Linden Hill School To Close

Sadly, we note the decision of Linden Hill’s trustees to close the school at the end of the academic year in June.

Linden Hill occupied a unique niche in the boarding school world working with middle and high school boys with attention issues and learning differences in a small, personal, family style setting.

Linden Hill head, James McDaniel laid bare the reality in his letter to the community announcing and explaining the decision. In an amazing detailed and honest letter, McDaniel explains that Linden had come up against some economic gulfs that the Linden Hill family was unable to bridge.

I share these excerpts, but I recommend reading McDaniel’s letter in its entirety:

…It is well documented over the course of the past several years that Linden Hill School has experienced lower enrollment causing reduced tuition revenues against our total operating costs. Our school was already burdened with extraordinary debt and could ill afford the dramatic decline in revenues…

We came to the understanding that our need for fundraising each year was growing at a rate that would exceed our small community’s ability to respond. We were, in short, rapidly approaching an inevitable closing of the school for lack of funds. We responded to this stark reality directly during the summer of 2011 to critically examine (1) our place in the LD/ADHD middle school market, (2) our programs to meet our population’s needs, (3) our staff’s skill sets to provide services to this population at the highest level and, finally, (4) our overall business model for sustainability. We came to the ultimate conclusion that we must take bold steps if we were going to have any chance of saving the school. At the same time, we recognized that those steps might not save the school. Nonetheless, making some dramatic changes was our only hope, however slim, of survival.

…Despite this effort and given the extreme pressure on the fundraising efforts and donors themselves over the past several years, it became increasingly evident that that we have exhausted the ability of our constituents to rescue the school from the ravages of a depressed economy and our significant enrollment declines. Recognizing this, the Board of Trustees determined that the current and projected expense of keeping Linden Hill School open is more than our community could bear or risk. Thus, the Board has voted to close Linden Hill after the end of this school year, June 8, 2012.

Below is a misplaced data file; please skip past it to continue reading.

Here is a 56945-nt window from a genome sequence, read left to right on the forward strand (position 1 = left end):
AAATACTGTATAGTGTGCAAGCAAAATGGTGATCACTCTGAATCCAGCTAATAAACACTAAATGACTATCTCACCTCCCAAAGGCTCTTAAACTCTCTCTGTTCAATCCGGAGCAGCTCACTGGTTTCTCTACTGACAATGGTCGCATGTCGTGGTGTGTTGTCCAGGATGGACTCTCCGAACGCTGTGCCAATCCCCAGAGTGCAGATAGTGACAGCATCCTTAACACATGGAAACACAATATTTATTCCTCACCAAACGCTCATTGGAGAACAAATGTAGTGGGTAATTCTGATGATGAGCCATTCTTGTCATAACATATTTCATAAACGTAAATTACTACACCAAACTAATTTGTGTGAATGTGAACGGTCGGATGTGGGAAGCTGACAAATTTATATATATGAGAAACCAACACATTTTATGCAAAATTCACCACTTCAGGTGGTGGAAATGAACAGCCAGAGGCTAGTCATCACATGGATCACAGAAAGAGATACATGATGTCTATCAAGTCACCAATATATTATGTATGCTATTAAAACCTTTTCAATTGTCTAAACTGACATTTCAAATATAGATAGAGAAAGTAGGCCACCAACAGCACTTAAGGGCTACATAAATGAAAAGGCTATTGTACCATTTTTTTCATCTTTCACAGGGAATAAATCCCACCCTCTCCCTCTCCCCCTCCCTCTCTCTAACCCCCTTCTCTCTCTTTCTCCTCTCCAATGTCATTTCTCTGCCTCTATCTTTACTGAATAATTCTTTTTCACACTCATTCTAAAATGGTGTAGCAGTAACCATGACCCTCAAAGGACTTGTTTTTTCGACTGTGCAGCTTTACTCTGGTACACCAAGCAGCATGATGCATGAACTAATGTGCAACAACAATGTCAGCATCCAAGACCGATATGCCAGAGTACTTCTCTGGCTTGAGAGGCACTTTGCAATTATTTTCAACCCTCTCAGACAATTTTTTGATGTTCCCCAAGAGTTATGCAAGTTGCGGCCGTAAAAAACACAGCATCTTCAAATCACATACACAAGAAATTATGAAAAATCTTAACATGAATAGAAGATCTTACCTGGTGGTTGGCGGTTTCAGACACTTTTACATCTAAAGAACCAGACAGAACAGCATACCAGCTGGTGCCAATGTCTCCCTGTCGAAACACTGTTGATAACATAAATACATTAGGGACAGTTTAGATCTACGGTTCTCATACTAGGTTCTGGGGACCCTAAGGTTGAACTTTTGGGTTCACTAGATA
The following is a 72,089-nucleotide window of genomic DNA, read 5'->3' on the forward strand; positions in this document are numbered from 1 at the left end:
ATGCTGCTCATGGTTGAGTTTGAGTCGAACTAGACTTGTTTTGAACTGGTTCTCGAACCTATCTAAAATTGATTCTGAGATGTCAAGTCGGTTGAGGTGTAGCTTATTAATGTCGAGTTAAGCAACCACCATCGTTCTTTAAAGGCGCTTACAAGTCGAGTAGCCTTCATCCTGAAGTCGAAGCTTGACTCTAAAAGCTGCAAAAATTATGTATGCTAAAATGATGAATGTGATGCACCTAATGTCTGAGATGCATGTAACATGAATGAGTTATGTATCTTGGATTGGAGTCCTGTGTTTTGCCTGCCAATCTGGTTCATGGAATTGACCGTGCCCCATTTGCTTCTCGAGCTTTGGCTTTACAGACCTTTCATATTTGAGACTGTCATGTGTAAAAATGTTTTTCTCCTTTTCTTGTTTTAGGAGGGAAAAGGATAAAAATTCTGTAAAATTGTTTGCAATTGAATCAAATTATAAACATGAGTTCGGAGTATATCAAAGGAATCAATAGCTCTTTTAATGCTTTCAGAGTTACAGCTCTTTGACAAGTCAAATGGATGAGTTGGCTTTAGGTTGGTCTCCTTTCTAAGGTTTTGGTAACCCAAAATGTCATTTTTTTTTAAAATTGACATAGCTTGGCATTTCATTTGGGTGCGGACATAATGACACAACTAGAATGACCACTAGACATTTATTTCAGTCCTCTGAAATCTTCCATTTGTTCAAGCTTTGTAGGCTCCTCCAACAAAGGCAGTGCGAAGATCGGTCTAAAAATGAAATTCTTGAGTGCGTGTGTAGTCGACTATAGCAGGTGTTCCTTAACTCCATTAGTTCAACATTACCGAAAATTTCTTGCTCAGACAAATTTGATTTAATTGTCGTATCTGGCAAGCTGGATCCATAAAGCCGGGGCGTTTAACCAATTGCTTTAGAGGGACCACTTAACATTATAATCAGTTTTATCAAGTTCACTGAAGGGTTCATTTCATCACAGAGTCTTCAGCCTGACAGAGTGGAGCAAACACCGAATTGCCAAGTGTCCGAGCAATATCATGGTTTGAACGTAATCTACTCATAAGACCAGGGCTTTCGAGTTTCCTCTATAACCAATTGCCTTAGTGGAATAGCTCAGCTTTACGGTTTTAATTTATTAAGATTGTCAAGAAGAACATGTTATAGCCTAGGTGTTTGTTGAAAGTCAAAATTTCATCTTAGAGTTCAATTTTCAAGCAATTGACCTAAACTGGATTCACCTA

…Each year, we forged ahead and made ends meet, rising and falling with each student lost or big gift received struggling to close huge gaps annually between tuition revenues and expenses. The cumulative effect of this existence was deleterious to our ability to provide the best of staffing and to maintain the highest consistency of expectation for each member of the community. Yet, despite it all, we opened and closed each school year having helped our boys along in their lives, thanks to the courage of our faculty, board, and parents.

We are deeply saddened that we must make this decision regarding a school that has helped so many fine young men and their families. Our tradition has been a proud one as the oldest junior boarding school in America for boys with learning differences. We hope that through each of us who has been affiliated with our school, its legacy will live on.

Peace be with all of you as you carry forth the legacy of Linden Hill School.

James A. McDaniel

Brian Fisher

A product of both private and public education, Brian Fisher served as a teacher, coach, dorm parent, and administrator at three different boarding schools. Brian also fills the role of Director of Development at Wolfeboro, The Summer Boarding School, in NH along with being a partner at AdmissionsQuest.

More by Brian Fisher

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